What do we have to learn from the developing notion of “Church” that we find in the pages of the New Testament? There are many profound truths to be discovered there; let me just mention four insights that I think are important for Catholic Christians today.
  • First, the Scriptures remind us that following Jesus is meant to be discipleship within community. We already know this, but it is an important to remember in a culture that tends to be so individualistic. While being a Christian always entails a personal relationship with Jesus, it is about more than just “me and Jesus.” Authentic Christianity is always lived out in the community called Church.
  • My second point is the other side of the first (How’s this for theological subtlety?!!). The Church is a communion of people who have been called into an intimate relationship with the crucified and risen Jesus. Paul’s image of the Body of Christ, as well as Jesus’ discourse about the vine and the branches found in the Gospel of John (chapter 15) testify to this. The Church must always be concerned with leading people into a closer bond of love with Christ.
  • Third, these early Christian communities exhibit the conviction that every believer has been gifted by the Holy Spirit. While they sometimes struggled with how to unify these gifts, there was the sense that each person is important for the life of the community. There is no such thing as a purely passive Christianity. I believe that this truth is a significant one for us Catholic Christians to reflect on today.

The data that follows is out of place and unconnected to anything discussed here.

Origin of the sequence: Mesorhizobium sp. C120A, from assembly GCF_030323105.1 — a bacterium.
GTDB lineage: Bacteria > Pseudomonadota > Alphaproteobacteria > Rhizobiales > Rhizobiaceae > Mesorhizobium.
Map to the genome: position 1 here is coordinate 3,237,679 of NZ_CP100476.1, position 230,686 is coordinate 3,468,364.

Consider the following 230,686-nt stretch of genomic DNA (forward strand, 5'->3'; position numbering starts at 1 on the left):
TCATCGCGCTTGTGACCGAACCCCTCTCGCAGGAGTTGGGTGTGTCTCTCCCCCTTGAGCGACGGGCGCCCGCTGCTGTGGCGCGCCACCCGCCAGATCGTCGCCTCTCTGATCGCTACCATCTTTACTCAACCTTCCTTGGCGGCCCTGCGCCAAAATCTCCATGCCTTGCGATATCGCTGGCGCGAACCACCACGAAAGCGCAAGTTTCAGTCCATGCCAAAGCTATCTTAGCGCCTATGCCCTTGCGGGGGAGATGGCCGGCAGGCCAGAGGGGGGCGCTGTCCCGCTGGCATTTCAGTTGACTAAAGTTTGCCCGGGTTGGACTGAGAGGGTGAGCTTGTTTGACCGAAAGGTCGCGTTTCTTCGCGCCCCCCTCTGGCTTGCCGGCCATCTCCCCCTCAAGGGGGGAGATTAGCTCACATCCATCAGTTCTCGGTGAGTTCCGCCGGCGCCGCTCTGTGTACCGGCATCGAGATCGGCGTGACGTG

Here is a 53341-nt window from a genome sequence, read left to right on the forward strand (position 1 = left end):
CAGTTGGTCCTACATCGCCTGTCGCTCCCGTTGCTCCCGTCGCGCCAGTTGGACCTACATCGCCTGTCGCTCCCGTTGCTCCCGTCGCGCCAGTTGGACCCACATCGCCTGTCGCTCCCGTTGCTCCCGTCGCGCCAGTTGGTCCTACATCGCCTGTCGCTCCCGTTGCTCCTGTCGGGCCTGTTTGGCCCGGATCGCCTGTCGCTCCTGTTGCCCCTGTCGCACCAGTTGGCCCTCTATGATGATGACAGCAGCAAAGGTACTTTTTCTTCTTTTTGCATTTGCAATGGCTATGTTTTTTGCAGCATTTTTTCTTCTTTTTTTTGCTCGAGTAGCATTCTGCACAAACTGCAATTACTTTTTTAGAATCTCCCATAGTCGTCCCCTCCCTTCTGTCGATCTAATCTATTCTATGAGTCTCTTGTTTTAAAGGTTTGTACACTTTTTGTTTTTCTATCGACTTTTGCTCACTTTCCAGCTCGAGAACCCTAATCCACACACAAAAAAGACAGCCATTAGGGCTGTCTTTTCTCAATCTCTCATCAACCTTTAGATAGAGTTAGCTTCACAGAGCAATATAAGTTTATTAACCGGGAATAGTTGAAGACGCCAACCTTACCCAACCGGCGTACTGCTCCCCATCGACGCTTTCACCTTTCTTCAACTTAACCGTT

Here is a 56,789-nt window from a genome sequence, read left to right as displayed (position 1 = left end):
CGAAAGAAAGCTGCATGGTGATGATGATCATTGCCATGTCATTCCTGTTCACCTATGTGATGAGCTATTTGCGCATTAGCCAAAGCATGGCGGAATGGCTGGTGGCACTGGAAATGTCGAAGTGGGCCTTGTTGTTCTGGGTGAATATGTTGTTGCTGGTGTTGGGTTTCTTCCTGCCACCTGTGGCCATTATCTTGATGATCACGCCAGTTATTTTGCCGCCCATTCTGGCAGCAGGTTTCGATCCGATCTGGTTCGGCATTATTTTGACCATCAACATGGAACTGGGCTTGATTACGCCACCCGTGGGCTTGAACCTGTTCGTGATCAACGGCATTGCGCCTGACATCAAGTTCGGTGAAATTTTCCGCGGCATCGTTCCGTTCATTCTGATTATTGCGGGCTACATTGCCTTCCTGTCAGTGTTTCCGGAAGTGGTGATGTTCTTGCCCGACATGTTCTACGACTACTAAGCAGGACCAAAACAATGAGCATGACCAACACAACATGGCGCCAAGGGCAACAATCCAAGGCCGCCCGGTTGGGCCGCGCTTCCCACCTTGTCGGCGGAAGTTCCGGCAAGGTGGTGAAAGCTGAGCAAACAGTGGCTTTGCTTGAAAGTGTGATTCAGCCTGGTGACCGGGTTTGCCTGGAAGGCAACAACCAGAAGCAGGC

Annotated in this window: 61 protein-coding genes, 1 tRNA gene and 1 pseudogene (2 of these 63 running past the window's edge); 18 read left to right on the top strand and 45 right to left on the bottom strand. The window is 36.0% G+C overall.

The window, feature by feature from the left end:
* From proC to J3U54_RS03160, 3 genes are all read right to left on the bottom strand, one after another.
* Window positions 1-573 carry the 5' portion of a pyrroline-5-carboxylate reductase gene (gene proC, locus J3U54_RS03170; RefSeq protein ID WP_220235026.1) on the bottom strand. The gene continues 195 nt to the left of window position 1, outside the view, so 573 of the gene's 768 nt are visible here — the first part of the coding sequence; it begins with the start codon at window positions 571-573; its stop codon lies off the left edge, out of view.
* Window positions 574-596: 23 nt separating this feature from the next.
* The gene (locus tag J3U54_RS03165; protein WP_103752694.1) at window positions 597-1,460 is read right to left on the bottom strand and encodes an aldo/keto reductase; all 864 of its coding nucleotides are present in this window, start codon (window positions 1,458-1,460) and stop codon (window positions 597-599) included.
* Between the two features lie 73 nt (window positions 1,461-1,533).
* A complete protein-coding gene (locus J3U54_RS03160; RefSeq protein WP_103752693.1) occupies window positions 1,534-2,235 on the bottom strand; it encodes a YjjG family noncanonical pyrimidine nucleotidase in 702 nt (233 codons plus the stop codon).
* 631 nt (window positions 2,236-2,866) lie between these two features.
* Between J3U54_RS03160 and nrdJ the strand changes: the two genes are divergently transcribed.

• Finally, the fact of tensions and struggles within these early communities can be a source of consolation and encouragement for Catholics today. The Scriptures suggest to us that there were some strong personalities and some vigorous arguments within the New Testament churches. The Catholic Church today grapples with polarization and fragmentation among various groups of believers, who often find it difficult to talk with one another. A deeper familiarity with the New Testament can inspire us to remember that we all belong to one communion of faith and that we are called to work toward reconciliation within the Church.

I suggest that this week you read Paul’s beautiful reflections on the Church as the Body of Christ in First Corinthians, chapters 12 and 13. What are the gifts that God has given you for the building up of Christ’s Body? Do you feel that you have the opportunity to use these gifts in the Church? How might you use them more effectively?

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Image: The traditional site of the tomb of St. John, one of Jesus' twelve apostles in the ancient city of w:Ephesus, an important religious center of early Christianity. Ephesus is today located in Turkey. Attribution-ShareAlike 2.0 Generic (CC BY-SA 2.0) Source: Wikimedia Commons.


Part I - Ekklesiology and Christology

Part II - The Church in the New Testament

Part III - Highlights Through the Ages

Part IV - Vatican II - First Part

Part V - Vatican II - Second Part

Author information Robin Ryan, C.P.

Robin Ryan is a Passionist priest and theologian who serves as Associate Professor of Systematic Theology at Catholic Theological Union. He received his Ph.D. in systematic theology from The Catholic University of America. He is the author of numerous articles and recordings on theological and spiritual topics. He edited and contributed to the book Catholics on Call: Discerning a Life of Service in the Church (Liturgical Press, 2010). He is the author of God and the Mystery of Human Suffering: A Theological Conversation Across the Ages (Paulist Press, 2011). He is the author of the forthcoming book Jesus and Salvation (Liturgical Press). He is also a contributor to and English-language editor of the forthcoming Diccionario de la Pasión (Madrid, San Pablo) and the founding director of Catholics on Call.